1977 Ridley Scott movie The Duelists stars Harvey Keitel and Keith Carradine as Frenchmen in the early 19th century. Their two characters are military officers, Keitel is a Bonapartist and Carradine is an anti-Bonapartist, and their relationship takes place over a sixteen-year period punctuated by duels during and just after the Napoleonic Wars. The Duelists is mandatory for any student of Scott-as-Author, not only because it is his first feature film, but also because of its alleged connection to his latest work. Even working on a shoestring budget 45 years ago, Scott and his collaborators managed to pull off an acclaimed recreation of Napoleon’s France. What has he accomplished on the much grander canvas of Napoleoncoming out on November 22?
Napoleon, as previously featured here on Open Culture, is also the title of the greatest film ever made by Stanley Kubrick. Judging by its newly released trailerRidley Scott’s film isn’t exactly a stylistic homage to Kubrick, though it’s doubtful that Kubrick’s work was too far from Scott’s mind during the project – as it actually wasn’t in The realisation of The Duelistsheavily influenced by Barry Lyndon.
But as a historical drama, Napoleon seems to have more obviously in common with Scott’s swords and sandals blockbuster Gladiatorwhich included a memorable performance by Joaquin Phoenix as Marcus Aurelius’ power-mad son, Commodus, who kills his father to make himself emperor.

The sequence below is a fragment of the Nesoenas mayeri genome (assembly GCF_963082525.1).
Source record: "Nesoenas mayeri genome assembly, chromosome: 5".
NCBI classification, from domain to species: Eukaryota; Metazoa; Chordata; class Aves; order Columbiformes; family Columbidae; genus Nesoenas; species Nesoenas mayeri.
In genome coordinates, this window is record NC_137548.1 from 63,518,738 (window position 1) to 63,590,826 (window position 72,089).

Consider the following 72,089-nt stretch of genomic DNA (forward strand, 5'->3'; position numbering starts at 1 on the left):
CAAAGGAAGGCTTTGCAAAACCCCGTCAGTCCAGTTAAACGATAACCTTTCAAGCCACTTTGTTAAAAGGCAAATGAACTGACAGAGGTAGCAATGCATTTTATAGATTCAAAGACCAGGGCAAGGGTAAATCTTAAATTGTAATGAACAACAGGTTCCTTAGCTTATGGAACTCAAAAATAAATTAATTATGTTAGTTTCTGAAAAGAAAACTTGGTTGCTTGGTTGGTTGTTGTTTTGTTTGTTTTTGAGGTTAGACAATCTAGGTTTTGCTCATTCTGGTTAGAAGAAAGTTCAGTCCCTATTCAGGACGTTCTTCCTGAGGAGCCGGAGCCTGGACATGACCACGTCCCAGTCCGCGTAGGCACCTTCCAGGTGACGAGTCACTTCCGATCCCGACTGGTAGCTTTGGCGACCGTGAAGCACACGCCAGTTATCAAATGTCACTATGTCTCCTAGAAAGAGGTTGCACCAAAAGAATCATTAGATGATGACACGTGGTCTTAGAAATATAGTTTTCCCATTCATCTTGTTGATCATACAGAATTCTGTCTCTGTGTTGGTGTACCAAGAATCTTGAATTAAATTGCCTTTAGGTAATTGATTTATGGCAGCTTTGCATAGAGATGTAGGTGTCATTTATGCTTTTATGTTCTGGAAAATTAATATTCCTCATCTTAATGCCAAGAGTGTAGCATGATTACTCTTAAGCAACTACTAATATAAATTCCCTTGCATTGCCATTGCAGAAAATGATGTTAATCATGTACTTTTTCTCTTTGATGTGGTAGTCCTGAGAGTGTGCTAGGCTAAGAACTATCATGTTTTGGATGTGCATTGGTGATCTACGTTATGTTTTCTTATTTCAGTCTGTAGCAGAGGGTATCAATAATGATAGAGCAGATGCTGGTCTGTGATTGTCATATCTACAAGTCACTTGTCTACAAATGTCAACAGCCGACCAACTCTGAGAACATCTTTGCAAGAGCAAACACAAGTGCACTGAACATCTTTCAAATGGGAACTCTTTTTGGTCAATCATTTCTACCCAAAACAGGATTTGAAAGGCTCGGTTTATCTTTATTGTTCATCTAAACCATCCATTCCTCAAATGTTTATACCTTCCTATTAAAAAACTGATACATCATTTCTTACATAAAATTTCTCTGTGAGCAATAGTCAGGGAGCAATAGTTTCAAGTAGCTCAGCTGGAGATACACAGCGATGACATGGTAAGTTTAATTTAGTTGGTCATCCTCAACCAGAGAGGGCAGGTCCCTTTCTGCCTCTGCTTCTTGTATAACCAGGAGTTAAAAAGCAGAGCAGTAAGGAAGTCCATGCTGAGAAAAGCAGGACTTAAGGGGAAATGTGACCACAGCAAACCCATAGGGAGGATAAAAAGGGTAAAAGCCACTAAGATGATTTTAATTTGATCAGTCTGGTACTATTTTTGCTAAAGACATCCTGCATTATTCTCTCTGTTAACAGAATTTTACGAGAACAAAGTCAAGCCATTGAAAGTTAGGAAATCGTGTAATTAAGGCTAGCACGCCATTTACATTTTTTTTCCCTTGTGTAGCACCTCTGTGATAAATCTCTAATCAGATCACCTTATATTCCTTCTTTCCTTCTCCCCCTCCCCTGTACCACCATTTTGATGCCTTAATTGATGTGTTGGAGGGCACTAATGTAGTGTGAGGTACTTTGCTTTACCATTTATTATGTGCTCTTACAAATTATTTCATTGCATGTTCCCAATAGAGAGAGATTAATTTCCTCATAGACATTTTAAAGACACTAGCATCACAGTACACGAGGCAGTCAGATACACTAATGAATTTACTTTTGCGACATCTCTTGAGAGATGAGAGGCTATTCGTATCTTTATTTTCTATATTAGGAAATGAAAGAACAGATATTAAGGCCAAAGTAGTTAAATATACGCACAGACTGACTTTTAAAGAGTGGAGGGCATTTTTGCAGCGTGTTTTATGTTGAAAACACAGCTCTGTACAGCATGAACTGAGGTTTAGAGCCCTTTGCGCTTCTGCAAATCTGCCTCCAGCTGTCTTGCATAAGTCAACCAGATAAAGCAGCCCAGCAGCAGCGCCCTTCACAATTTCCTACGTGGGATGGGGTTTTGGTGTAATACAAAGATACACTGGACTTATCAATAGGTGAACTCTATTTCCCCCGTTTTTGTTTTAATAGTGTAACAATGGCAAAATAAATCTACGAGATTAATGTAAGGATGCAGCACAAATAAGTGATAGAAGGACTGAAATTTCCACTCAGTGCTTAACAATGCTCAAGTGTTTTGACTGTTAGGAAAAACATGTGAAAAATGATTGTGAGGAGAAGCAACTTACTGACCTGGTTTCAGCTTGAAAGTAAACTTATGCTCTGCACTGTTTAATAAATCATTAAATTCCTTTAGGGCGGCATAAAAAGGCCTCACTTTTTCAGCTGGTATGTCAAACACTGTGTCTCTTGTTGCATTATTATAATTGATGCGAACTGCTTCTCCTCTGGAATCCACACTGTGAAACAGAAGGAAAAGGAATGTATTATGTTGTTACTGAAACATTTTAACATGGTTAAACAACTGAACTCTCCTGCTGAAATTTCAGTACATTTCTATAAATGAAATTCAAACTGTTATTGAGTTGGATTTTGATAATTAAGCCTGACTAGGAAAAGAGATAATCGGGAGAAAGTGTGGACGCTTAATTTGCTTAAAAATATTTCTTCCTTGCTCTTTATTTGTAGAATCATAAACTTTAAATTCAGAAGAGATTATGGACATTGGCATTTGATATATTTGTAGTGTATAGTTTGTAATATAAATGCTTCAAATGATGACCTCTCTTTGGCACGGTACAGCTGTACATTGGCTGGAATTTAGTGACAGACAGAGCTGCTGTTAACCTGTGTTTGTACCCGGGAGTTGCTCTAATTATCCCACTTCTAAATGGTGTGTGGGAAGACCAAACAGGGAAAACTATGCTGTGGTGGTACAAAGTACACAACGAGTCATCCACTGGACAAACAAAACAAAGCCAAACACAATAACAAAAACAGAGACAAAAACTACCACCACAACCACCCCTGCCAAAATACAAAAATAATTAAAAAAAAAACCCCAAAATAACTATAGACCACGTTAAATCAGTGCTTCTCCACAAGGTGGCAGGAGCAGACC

Phoenix plays another imperial role in Napoleon: that of the titular military commander who rose to lead the French Empire for more than a decade. Bringing Napoleon’s story to the screen allowed Scott to stage no less than six battle sequences, including, as Teresa Nowakowski of Smithsonian.com notes, “the Battle of Austerlitz, a military engagement that has gone down in history as one of Napoleon’s greatest successes. The trailer depicts the pivotal moment when Napoleon’s forces fired artillery into the ice on which enemy troops were retreating,” an episode well suited to Scott’s instinct for spectacle. Even though his particular sensibilities may differ from Kubrick’s, it’s easy to see why both directors would be drawn to the subject of Napoleonic ambition.
Based in Seoul, Hake MArshall writes and distributests about cities, language and culture. His projects include the Substack newsletter books about cities, the book The Stateless City: A Walk Through 21st Century Los Angeles and the video series The city in cinema. Follow him on Twitter at @colinmArshall Or on Facebook.